Wednesday, March 29, 2017

When Bad Things Happen To Good People: A Study Of The Book Of Job. Day 25, Bildad Answers Job

Bildad wants Job to stop talking. He doesn't believe he's making any sense. He thinks Job should stop asking questions of God and just accept that God is right all the time. More importantly, he thinks Job should accept that his three friends are right all the time. He insinuates he and Zophar and Eliphaz are speaking for God.

"Then Bildad the Shuhite replied: 'When will you end these speeches? Be sensible, and then we can talk. Why are we regarded as cattle and considered stupid in your sight? You who tear yourself to pieces in your anger, is the earth to be abandoned for your sake? Or must the rocks be moved from their place?" (Job 18:1-4) Bildad says, "You think we are a bunch of dummies. We're giving you good advice but you're too angry to listen to it. A man reaps what he sows! Your problems are a result of sin, even if you won't admit it, and God isn't going to change His principles for you."

"The lamp of a wicked man is snuffed out; the flame of his fire stops burning. The light in his tent becomes dark; the lamp beside him goes out." (Job 18:5-6) Bildad accuses Job of walking in darkness. He believes his friend earned these dark days by turning away from the Lord.

"The vigor of his step is weakened; his own schemes throw him down. His feet thrust him into a net; he wanders into its mesh. A trap seizes him by the heel; a snare holds him fast. A noose is hidden for him on the ground; a trap lies in his path." (Job 18:7-10) Bildad advises, "It's no use blaming God. Your own wicked ways have gotten you into trouble. You walked right into a trap with your eyes wide open. It's not God's fault."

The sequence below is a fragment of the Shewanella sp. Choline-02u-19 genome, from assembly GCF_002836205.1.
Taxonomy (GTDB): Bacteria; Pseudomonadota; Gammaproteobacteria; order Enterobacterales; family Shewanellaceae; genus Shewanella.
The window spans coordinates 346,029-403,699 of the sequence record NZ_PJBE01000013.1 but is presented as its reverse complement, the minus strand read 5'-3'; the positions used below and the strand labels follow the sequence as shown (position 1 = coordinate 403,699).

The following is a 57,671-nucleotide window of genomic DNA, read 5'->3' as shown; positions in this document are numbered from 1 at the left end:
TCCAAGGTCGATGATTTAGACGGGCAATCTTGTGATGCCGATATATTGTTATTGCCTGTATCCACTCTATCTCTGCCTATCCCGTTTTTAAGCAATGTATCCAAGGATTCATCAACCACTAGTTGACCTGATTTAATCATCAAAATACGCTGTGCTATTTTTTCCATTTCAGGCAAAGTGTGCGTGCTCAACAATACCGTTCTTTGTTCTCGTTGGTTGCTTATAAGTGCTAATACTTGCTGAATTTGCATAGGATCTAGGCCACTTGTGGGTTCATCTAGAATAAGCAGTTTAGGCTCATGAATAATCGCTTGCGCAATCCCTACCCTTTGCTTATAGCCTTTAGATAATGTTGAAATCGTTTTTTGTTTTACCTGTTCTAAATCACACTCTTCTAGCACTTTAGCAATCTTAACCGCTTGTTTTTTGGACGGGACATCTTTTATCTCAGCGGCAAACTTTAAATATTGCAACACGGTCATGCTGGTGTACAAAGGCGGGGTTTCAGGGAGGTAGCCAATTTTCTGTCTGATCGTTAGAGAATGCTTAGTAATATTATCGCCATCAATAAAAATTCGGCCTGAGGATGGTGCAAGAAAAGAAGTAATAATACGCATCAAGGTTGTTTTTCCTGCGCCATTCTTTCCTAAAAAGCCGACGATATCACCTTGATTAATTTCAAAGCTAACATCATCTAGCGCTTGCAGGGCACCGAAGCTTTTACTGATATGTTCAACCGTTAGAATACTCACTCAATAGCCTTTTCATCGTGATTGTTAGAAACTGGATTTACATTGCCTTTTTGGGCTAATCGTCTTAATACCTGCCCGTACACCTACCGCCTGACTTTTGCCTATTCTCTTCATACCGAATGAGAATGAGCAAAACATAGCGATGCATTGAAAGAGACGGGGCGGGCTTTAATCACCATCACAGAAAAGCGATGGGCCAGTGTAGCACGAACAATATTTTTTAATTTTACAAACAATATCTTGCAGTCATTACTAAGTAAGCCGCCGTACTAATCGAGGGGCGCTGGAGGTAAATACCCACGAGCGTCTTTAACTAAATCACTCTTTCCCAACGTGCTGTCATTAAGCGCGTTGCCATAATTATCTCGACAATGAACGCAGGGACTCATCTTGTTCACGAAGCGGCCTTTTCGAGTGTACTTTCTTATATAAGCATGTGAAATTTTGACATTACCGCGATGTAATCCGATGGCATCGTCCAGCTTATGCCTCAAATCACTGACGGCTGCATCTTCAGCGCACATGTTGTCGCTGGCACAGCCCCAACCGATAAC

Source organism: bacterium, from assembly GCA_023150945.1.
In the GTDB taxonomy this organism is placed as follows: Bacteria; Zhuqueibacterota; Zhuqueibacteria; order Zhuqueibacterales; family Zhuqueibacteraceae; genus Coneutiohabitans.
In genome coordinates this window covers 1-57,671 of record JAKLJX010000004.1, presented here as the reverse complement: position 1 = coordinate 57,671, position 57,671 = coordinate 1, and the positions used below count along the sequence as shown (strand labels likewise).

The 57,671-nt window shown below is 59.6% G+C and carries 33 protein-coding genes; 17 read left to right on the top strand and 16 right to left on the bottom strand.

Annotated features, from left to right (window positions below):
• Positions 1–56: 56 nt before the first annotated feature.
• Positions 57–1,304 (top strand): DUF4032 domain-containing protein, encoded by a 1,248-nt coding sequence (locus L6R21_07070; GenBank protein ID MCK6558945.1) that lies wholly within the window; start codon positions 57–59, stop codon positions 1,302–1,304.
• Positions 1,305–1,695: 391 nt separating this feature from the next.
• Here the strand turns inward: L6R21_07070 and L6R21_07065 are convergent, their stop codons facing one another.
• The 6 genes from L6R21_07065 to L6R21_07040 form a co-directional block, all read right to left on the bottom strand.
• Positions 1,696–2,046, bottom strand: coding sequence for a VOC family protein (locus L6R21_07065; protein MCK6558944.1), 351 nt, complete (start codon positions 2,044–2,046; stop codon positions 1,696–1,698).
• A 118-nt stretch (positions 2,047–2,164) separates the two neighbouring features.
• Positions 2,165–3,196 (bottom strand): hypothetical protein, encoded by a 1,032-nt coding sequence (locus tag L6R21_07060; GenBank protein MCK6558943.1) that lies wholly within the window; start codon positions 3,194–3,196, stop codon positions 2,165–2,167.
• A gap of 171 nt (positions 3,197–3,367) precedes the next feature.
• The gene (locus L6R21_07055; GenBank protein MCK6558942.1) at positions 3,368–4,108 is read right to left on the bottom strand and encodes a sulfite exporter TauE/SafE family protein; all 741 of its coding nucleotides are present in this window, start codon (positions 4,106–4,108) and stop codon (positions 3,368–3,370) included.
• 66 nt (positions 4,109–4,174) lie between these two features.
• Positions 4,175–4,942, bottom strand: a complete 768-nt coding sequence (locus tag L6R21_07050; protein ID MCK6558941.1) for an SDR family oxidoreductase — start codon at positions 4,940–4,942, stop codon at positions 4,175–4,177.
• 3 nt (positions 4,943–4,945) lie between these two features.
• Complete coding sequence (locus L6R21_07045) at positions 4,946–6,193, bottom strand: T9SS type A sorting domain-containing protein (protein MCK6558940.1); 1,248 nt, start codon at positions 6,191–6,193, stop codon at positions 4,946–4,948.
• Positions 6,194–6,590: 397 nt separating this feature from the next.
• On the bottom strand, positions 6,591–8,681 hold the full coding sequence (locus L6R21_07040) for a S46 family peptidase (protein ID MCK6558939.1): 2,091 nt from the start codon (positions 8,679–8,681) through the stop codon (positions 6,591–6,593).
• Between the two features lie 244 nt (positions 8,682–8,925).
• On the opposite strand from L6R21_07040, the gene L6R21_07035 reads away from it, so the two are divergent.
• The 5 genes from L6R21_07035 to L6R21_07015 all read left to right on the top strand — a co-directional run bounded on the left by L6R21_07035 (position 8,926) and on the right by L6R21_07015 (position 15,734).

"Terrors startle him on every side and dog his every step. Calamity is hungry for him; disaster is ready for him when he falls. It eats away part of his skin; death's firstborn devours his limbs." (Job 18:11-13) We previously learned that Job can't find any rest day or night. In the day he's consumed with grief. In the night he's troubled by bad dreams. He's also become sick in body with festering sores. Bildad considers these things proof that God is punishing Job for wrongdoing. We can't look into a person's heart and see what's there, but we can look on their outward appearance and tell that they are sick. Bildad thinks the Lord allowed disease to touch Job's body as public proof he is a sinner. Job's friends and neighbors can't see what's in his heart and mind, but they can look on him and see his wounds. And when they do, they shake their heads and click their tongues and whisper behind his back.

The enemies of Jesus had the same wrong opinions about Him as these men have of Job. While He hung on the cross, beaten and bloody, Jesus' enemies "considered Him punished by God, stricken by Him, and afflicted". (Isaiah 53:4b) Those who mocked Jesus and called Him a sinner didn't understand that "it was the Lord's will to crush Him and cause Him to suffer". (Isaiah 53:10a) Job's friends don't understand that his tragedies are not punishment for sin but that they are God's will to accomplish some other purpose. We may never fully understand God's purpose for Job's suffering, just as we may never fully understand God's purpose for everything that happens to least not until we get to heaven. But we should never make the judgment that a person's hardships are a result of sin, especially when there is no evidence of such a thing. Even if they are living in sin and reaping what they have sown, an attitude of condemnation toward them is not the attitude Christ wants us to have. If He had displayed an attitude of condemnation toward sinners, we never would have found Him on the cross. We would never have seen Him stricken and afflicted by God for the sake of mankind. We would have no Good Friday to observe and no Easter to celebrate. Whether the suffering of our fellow man is due to the wages of sin or whether it's a case of bad things happening to good people in order to fulfill a purpose of God, we are to imitate our Redeemer. Instead of attacking those who are hurting (as Job's friends attacked him) we should be ministering to them in love.